Exploring Hotel Vandivort
Located in a 110-year-old building, Springfield’s Hotel Vandivort is the first upscale urban boutique hotel in the city, and it’s filled with an abundance of art, history and character that make it one-of-a-kind.
By Savannah Waszczuk | Photos by Brandon Alms
People were buzzing about Hotel Vandivort years before it even opened its doors. Ever since owners John and Karen McQueary and Billy McQueary purchased the east Walnut Street property in 2012, 417-landers seemed to be talking about “that new boutique hotel that was coming to downtown Springfield.” But we all had to wait for two years of remodeling and renovations before the space finally opened its doors in July 2015.
As soon as you step inside, you’ll discover that the project was well worth the wait. Hotel Vandivort is a tasteful combination of modern and vintage, with new furnishings and finishes juxtaposing with a brick structure that’s more than 100 years old. “The building was originally built in 1906,” says Jen Nelson, the hotel’s catering sales manager. It was originally a Masonic Temple, then after more than 75 years it was sold, renovated and used for various office spaces. More recently, the fourth floor served as home to the Springfield Contemporary Theater and ballroom. But year after year and sale after sale, the brick structure stood strong. When the McQuearys purchased it, they knew it was a solid shell for something fabulous. And then all of the meticulous planning and hard work began.
The entire space was gutted from the basement to the top floor, and it was transformed into a jaw-dropping five-floor hotel complete with 50 chic guest rooms. And while the building itself was basically recycled, so was much of its contents: construction debris was used in various design and structural elements of the hotel, and high-efficiency LED lighting, HVAC systems, water conservation fixtures and many other environmentally friendly features were included in the remodel.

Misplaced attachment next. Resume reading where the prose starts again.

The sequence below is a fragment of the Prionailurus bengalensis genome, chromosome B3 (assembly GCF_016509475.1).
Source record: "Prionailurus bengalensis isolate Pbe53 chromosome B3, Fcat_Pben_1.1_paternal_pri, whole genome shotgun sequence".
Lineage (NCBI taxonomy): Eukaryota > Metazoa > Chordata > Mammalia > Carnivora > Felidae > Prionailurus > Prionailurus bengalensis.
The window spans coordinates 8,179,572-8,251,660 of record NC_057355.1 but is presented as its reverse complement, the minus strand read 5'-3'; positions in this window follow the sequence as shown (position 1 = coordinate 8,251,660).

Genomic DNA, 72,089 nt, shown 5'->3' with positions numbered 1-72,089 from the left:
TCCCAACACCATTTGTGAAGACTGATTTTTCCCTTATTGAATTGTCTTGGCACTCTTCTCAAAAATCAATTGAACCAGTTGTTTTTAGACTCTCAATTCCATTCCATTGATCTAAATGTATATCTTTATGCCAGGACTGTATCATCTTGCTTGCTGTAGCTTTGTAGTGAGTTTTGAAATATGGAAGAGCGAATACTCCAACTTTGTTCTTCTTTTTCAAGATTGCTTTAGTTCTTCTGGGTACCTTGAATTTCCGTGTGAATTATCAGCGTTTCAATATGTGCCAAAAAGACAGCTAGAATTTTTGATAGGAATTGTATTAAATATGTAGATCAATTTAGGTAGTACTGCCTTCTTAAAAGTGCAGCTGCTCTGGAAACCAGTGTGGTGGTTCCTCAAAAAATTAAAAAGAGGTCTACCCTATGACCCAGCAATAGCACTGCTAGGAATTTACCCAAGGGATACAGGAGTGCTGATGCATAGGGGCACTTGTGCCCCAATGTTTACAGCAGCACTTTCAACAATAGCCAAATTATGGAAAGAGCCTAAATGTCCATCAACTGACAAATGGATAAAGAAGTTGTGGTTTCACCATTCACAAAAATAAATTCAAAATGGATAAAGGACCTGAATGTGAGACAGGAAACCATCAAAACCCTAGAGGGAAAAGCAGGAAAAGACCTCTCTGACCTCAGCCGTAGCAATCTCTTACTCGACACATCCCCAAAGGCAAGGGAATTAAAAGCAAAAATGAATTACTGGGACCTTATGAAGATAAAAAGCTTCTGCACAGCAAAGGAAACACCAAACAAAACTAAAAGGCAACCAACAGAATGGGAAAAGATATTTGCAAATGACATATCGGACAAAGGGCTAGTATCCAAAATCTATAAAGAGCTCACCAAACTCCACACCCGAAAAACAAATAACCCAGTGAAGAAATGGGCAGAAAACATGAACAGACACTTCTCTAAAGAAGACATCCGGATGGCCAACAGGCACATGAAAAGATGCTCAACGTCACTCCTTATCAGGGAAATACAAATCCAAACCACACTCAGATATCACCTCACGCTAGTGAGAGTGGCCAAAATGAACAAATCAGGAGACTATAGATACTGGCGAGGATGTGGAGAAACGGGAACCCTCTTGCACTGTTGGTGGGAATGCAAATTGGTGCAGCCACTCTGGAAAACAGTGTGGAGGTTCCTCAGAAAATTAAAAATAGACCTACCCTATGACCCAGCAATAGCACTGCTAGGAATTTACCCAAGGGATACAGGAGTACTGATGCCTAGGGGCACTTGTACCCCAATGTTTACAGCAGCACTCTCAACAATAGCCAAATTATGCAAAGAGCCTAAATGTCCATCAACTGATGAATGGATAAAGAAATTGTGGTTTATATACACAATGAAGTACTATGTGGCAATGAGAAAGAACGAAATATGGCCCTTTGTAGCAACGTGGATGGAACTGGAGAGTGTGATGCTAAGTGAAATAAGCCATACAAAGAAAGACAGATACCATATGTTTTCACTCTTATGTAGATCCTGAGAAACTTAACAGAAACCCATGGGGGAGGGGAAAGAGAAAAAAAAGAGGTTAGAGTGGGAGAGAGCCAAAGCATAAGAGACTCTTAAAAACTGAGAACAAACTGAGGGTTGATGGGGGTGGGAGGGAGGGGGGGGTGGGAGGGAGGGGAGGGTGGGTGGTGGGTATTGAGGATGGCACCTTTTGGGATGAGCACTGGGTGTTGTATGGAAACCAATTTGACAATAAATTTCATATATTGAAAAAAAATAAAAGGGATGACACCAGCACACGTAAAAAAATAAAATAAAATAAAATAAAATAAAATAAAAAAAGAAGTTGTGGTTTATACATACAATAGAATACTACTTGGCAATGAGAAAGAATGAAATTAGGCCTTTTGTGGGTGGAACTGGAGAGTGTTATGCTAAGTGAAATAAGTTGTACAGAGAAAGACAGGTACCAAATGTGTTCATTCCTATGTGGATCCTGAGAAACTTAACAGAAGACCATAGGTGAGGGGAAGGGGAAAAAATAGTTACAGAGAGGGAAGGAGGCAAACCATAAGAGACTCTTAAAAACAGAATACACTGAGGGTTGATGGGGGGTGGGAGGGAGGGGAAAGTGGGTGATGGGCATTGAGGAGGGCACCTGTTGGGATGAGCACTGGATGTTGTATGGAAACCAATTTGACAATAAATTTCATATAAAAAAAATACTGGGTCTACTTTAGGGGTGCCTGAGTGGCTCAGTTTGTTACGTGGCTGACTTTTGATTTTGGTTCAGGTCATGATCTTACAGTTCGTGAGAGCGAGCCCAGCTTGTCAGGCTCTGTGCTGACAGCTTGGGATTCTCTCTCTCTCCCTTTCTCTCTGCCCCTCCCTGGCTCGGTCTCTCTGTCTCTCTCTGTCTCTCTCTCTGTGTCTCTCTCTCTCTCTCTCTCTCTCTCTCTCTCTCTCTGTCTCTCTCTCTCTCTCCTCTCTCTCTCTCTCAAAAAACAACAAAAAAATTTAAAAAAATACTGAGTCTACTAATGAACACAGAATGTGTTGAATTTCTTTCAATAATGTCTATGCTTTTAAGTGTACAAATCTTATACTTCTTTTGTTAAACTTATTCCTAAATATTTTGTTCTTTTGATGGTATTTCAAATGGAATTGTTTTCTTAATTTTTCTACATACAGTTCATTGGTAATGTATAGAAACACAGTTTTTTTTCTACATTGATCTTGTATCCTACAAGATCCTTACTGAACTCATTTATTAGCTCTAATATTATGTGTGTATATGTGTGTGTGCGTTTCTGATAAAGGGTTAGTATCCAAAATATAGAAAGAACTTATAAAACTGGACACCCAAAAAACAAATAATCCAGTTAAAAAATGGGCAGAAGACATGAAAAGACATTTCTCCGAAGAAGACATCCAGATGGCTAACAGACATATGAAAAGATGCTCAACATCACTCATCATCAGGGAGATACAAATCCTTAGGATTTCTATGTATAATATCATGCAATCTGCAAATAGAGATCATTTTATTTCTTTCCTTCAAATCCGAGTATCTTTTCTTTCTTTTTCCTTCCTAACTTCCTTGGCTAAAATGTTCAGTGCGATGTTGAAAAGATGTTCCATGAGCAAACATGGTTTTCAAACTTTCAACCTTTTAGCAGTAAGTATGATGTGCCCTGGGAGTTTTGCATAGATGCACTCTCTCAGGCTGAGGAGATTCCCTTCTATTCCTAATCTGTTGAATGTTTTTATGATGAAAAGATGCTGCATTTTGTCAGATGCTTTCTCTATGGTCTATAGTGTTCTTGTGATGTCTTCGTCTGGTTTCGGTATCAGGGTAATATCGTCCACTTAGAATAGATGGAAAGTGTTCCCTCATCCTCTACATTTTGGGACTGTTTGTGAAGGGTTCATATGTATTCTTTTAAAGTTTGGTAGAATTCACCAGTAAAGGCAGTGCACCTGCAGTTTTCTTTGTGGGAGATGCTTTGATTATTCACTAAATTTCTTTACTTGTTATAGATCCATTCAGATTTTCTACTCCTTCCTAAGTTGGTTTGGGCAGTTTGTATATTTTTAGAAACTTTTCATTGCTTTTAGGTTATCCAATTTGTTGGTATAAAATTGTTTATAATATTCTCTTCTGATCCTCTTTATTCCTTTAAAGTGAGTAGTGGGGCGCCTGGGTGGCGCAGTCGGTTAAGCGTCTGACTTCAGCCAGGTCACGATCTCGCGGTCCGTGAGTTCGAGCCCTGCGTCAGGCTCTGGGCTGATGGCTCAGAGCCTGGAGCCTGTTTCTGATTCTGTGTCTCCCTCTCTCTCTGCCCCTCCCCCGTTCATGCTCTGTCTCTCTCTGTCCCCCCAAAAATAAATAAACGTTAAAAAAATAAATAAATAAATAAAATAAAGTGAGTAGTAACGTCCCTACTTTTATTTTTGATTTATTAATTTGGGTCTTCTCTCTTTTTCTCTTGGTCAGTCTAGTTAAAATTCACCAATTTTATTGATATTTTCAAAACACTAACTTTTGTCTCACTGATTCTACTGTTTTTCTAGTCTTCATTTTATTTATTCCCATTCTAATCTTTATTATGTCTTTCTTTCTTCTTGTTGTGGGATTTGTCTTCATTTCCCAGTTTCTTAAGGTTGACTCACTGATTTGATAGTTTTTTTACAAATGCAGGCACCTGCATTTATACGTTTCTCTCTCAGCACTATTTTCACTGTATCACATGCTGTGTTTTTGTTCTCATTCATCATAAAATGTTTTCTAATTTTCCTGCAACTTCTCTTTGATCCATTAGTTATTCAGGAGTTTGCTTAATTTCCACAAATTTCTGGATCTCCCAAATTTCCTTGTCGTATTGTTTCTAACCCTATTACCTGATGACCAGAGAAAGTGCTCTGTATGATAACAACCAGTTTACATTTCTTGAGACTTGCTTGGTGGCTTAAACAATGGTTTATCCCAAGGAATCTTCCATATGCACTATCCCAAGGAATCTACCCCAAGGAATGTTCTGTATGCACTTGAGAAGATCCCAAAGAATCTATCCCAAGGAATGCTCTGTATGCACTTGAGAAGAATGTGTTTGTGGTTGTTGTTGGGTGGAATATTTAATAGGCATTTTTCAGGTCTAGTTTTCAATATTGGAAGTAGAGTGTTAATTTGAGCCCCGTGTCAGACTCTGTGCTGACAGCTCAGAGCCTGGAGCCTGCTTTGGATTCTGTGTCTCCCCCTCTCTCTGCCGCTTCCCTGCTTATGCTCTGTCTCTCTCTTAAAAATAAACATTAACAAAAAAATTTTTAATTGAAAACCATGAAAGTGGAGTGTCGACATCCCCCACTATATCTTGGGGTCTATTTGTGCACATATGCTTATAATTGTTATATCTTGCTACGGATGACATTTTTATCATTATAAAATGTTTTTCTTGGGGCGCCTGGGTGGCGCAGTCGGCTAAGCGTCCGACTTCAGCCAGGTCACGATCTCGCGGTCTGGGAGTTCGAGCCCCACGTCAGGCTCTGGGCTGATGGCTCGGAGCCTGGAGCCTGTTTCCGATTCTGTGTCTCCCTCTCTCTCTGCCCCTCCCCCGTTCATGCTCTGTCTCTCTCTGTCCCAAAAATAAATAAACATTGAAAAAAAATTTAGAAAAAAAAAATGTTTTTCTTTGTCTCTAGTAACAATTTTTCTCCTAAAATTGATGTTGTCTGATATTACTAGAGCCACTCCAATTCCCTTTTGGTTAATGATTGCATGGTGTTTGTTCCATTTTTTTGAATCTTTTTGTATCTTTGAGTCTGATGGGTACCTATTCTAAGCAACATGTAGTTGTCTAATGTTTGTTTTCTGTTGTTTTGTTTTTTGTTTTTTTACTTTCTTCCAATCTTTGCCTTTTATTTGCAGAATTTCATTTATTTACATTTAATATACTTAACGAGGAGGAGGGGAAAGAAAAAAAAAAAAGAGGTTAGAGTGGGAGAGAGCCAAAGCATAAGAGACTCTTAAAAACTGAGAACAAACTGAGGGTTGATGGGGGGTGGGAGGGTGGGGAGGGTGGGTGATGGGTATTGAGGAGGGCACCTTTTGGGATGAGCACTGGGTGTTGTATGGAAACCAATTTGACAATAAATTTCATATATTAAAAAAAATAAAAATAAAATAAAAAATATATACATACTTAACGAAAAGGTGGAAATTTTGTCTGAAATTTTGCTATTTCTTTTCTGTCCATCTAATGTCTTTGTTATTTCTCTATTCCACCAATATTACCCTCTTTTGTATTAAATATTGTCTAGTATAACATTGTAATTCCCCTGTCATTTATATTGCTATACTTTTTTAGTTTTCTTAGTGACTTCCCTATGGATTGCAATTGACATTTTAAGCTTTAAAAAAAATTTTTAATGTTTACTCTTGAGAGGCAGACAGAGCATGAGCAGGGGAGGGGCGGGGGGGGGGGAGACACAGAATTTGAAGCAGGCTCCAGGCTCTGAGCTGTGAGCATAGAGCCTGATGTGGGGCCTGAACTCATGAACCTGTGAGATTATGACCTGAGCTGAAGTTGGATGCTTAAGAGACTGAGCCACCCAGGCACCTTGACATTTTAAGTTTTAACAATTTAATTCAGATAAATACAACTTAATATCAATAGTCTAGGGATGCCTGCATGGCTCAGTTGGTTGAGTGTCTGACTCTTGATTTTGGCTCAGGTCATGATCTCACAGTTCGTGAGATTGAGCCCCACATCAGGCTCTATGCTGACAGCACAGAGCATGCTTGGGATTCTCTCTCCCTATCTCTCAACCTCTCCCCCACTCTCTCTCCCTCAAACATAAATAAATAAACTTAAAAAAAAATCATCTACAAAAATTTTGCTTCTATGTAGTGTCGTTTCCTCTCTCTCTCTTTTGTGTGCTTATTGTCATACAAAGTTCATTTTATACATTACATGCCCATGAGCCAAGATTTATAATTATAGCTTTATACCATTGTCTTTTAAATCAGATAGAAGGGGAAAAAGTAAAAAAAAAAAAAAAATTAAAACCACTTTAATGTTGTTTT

The project was done with Springfield in mind. “The McQuearys thought a boutique hotel would help with the revitalization of the downtown area,” Nelson says. “They didn’t have experience with hotels, but they had a vision of this place. They had a hand in every part of this hotel. Everything in it was okayed, thought up or designed by them.”
The first floor holds the workout facility, six bathrooms and five guest rooms, and the lobby level includes a local living room area and The Order, a restaurant. The second and third floors both hold guest rooms, while the fourth floor is home to a ballroom and more guest rooms, including the luxurious master suite. And while there are more than four dozen guest rooms, each one has its own look and feel. There was a strong focus on using local products. “A lot of the artwork in our hotel is one-of-a-kind and came from local artists,” Nelson says. “There are also a lot of little pieces that pay homage to the masons and what they did in our community. And in addition to the local art, we used local artisans for a lot of the building’s construction. We carried those local ties throughout the entire hotel, and the restaurant.”
A Look at the Library
Local craftsman Quentin Pendergrass of Artisan Fabrication designed all of the iron work in the space, which includes the pillars and shelving in the library. The space features two large tables: Karen’s father made the tops with wood from the building’s demolition, and Michael Stelzer made the bases. The building’s original brick wall is a backdrop to the space, and the shelves are filled with a variety of works from local artists.